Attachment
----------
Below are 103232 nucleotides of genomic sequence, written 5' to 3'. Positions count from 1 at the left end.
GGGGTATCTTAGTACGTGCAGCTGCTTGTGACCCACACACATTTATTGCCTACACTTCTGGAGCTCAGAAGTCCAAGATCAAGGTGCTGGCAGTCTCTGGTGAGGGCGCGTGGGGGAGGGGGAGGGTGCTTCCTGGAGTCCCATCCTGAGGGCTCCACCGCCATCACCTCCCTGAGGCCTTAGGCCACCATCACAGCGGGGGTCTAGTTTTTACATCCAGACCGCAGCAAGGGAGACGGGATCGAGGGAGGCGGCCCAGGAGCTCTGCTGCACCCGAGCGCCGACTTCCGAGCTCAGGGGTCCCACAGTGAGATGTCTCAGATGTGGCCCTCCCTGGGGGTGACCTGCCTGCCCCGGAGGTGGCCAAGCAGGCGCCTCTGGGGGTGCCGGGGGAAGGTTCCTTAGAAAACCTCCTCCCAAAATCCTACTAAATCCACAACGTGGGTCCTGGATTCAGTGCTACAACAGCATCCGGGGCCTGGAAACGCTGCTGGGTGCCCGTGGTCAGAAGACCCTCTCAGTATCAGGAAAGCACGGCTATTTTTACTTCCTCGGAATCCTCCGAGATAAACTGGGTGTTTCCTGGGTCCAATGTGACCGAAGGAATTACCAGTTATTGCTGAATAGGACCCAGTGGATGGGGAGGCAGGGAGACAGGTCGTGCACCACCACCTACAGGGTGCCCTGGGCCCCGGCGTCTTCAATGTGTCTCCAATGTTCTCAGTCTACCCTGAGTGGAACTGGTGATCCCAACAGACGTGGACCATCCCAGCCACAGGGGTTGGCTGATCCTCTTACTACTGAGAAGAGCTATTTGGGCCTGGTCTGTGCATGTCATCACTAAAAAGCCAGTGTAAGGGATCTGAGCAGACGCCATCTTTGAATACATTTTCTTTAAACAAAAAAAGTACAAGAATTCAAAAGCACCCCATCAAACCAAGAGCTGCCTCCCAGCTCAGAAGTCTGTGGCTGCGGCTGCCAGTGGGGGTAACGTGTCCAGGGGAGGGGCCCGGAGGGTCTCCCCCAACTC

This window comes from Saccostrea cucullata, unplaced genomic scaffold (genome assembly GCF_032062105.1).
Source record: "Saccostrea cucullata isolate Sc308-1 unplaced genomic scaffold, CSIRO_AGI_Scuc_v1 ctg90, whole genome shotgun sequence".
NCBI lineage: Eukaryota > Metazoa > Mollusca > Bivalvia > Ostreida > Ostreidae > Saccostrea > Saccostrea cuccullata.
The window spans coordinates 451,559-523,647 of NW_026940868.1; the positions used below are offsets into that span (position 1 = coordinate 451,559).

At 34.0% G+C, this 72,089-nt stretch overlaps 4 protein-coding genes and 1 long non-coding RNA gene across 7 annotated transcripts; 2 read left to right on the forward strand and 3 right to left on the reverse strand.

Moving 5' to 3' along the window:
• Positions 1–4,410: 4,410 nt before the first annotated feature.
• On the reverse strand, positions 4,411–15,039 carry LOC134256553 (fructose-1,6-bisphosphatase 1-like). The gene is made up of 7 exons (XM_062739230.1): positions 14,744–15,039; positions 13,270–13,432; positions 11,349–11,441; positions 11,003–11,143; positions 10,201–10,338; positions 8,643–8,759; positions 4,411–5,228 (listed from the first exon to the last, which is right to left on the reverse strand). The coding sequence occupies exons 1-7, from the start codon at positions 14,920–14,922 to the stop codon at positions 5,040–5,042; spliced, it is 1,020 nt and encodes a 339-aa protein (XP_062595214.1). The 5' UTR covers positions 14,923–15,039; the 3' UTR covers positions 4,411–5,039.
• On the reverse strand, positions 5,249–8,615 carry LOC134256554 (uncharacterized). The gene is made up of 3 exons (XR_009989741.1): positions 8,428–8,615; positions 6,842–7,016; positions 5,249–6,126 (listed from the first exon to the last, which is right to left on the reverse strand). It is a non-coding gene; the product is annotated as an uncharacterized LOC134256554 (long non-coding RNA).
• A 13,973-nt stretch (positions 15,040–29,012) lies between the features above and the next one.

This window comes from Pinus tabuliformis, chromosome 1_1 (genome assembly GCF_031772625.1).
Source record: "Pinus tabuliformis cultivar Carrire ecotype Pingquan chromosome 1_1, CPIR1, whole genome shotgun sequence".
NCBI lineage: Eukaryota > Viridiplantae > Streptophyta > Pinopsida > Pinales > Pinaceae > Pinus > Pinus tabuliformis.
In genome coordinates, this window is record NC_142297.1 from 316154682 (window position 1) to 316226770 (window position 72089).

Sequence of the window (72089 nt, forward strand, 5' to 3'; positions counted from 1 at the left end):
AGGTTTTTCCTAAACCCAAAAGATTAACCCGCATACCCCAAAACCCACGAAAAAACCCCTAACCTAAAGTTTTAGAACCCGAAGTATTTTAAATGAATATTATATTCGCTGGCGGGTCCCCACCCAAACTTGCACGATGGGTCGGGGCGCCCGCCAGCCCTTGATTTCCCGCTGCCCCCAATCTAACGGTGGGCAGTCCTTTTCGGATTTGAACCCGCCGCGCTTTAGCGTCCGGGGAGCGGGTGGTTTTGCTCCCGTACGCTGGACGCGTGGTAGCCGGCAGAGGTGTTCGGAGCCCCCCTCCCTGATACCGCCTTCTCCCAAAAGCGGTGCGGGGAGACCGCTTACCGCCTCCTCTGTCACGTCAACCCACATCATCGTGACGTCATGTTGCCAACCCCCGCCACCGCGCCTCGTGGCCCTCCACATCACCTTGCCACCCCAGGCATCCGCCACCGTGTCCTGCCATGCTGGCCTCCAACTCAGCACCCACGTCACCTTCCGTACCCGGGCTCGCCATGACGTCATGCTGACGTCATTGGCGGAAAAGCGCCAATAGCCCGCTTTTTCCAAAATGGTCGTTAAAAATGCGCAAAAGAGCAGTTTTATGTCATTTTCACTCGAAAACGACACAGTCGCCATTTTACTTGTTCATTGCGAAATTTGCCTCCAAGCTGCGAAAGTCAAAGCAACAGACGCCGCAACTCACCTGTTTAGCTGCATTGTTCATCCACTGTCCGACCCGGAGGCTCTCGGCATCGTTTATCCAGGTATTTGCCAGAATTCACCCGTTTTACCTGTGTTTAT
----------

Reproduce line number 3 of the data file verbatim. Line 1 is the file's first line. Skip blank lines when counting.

This window comes from Saccostrea cucullata, unplaced genomic scaffold (genome assembly GCF_032062105.1).